Surgical phase recognition from endoscopic video could enable numerous context-aware technologies that impact efficiency and performance of surgeons and minimally invasive care teams. Surgical phases can vary greatly (from seconds to minutes) due to patient factors and surgeon workflows along with many other reasons. However, the performance of activity recognition models on the varying statistics of surgical phase durations is poorly understood and tested. To address this problem, we ensemble neural networks and other machine learning models with different architectures and temporal parameters to recognize surgical phases. The probability estimates of the ensemble per second of an entire case are then used as a sequence of observations for forward-backward smoothing to generate posterior beliefs of surgical phases over time. We demonstrate the performance of this modeling process on three data sets: 1) robot-assisted inguinal hernia (five phases), 2) robot-assisted training in a porcine model (seven phases), and 3) laparoscopic cholecystectomy (Cholec80, seven phases). The results suggest that this novel method to address varying phases in different procedures holds promise for the future of surgical phase recognition.

Kiran Bhattacharyya · Anthony Jarc · Aneeq Zia
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(Poster) [ Visit Poster at Spot B2 in Virtual World ]

Learning models that generalize under different distribution shifts in medical imaging has been a long-standing research challenge. There have been several proposals for efficient and robust visual representation learning among vision research practitioners, especially in the sensitive and critical biomedical domain. In this paper, we propose an idea for out-of-distribution generalization of chest X-ray pathologies that uses a simple balanced batch sampling technique.
We observed that balanced sampling between the multiple training datasets improves the performance over baseline models trained without balancing.

Joseph Viviano
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(Poster) [ Visit Poster at Spot B1 in Virtual World ]

Training deep learning models on medical datasets that perform well for all classes is a challenging task. It is often the case that a suboptimal performance is obtained on some classes due to the natural class imbalance issue that comes with medical data. An effective way to tackle this problem is by using targeted active learning, where we iteratively add data points to the training data that belong to the rare classes. However, existing active learning methods are ineffective in targeting rare classes in medical datasets. In this work, we propose a framework for targeted active learning that uses submodular mutual information functions as acquisition functions. We show that Tailsman outperforms the state-of-the-art active learning methods by ~10%-12% on the rare classes accuracy and ~4%-6% on overall accuracy for Path-MNIST and Pneumonia-MNIST image classification datasets.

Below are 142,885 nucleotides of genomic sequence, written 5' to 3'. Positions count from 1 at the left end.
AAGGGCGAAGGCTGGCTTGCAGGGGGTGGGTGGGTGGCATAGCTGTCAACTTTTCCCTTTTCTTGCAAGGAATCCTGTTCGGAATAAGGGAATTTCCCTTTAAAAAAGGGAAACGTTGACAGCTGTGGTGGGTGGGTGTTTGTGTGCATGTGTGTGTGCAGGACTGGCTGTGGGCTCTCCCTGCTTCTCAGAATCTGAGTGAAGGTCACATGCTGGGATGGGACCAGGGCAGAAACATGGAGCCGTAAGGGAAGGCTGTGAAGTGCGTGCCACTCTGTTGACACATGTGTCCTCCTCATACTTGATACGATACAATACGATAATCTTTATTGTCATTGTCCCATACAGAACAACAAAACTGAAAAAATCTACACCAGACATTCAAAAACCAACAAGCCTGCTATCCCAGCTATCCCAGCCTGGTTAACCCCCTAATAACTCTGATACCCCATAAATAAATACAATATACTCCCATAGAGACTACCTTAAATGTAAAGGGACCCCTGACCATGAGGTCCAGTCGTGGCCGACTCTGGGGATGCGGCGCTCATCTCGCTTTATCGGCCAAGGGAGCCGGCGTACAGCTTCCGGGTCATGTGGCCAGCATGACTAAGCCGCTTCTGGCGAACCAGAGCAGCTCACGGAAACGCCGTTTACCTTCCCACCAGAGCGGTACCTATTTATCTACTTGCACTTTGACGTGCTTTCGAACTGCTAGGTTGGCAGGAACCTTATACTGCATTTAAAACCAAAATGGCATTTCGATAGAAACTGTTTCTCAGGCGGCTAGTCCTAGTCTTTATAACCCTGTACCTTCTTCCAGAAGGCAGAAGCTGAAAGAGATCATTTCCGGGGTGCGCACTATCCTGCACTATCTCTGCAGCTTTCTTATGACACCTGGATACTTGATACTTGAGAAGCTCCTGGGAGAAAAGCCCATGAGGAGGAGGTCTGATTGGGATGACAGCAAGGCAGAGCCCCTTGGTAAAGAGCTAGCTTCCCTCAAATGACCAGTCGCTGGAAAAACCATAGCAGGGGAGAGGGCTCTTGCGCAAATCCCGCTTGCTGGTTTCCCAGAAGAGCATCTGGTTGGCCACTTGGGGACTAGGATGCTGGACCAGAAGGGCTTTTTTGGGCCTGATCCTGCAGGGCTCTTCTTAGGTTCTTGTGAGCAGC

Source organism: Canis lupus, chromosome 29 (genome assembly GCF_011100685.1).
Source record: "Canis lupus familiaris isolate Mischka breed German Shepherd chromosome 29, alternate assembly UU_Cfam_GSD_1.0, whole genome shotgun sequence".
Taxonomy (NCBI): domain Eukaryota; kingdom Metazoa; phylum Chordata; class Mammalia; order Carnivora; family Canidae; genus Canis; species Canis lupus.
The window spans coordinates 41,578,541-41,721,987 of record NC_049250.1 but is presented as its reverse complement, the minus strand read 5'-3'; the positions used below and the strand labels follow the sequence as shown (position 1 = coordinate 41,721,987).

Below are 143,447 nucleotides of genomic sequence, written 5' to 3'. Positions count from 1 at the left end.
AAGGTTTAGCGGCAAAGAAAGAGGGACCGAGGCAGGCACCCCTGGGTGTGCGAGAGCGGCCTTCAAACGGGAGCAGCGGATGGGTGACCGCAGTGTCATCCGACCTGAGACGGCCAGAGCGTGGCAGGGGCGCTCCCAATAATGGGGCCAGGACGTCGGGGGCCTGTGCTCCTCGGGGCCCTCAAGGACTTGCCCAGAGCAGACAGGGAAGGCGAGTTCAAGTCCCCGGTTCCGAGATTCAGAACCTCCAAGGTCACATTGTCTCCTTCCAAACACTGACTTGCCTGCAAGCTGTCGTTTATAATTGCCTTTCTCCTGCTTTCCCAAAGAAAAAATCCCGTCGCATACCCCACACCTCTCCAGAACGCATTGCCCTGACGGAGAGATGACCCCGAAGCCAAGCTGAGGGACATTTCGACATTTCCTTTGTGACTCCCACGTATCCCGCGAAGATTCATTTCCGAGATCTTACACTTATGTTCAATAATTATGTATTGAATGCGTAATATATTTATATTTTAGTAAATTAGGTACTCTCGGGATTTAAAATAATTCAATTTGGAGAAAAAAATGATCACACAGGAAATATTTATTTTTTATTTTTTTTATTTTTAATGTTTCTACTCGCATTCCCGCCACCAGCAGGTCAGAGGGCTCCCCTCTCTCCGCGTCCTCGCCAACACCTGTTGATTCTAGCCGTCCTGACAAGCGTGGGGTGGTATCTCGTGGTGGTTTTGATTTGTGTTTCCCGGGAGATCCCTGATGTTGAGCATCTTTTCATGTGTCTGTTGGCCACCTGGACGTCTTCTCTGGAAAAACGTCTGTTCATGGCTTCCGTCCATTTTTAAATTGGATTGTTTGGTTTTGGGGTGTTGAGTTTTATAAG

Suraj Kothawade · Lakshman Tamil · Rishabh Iyer
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(Poster) [ Visit Poster at Spot B0 in Virtual World ]

The healthcare domain is characterized by heterogeneous data modalities, such as imaging and physiological data. In practice, the variety of medical data assists clinicians in decision-making. However, most of the current state-of-the-art deep learning models solely rely upon carefully curated data of a single modality. In this paper, we propose a dynamic training approach to learn modality-specific data representations and to integrate auxiliary features, instead of solely relying on a single modality. Our preliminary experiments results for a patient phenotyping task using physiological data in MIMIC-IV & chest radiographs in the MIMIC-CXR dataset show that our proposed approach achieves the highest area under the receiver operating characteristic curve (AUROC) (0.764 AUROC) compared to the performance of the benchmark method in previous work, which only used physiological data (0.740 AUROC). For a set of five recurring or chronic diseases with periodic acute episodes, including cardiac dysrhythmia, conduction disorders, and congestive heart failure, the AUROC improves from 0.747 to 0.798. This illustrates the benefit of leveraging the chest imaging modality in the phenotyping task and highlights the potential of multi-modal learning in medical applications.

Nasir Hayat · Krzysztof Geras · Farah Shamout
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(Poster) [ Visit Poster at Spot A6 in Virtual World ]

Deep diffeomorphic registration faces significant challenges for high dimensional images, especially in terms of memory limits. To mitigate this, we propose a Dividing and Downsampling mixed Registration network (DDR-Net), a general architecture that preserves most of image information at multiple scales with reducing memory and inference time cost. In particular, DDR-Net leverages the global context via downsampling the input and utilizes the local details by dividing the input images to subvolumes. Such design fuses global and local information and obtains both coarse-level and fine-level alignments in the final deformation fields. We apply DDR-Net to OASIS dataset. The proposed method is a general method and could be extended to other registration architectures for better performance.

Ankita Joshi · Yi Hong
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(Poster) [ Visit Poster at Spot A5 in Virtual World ]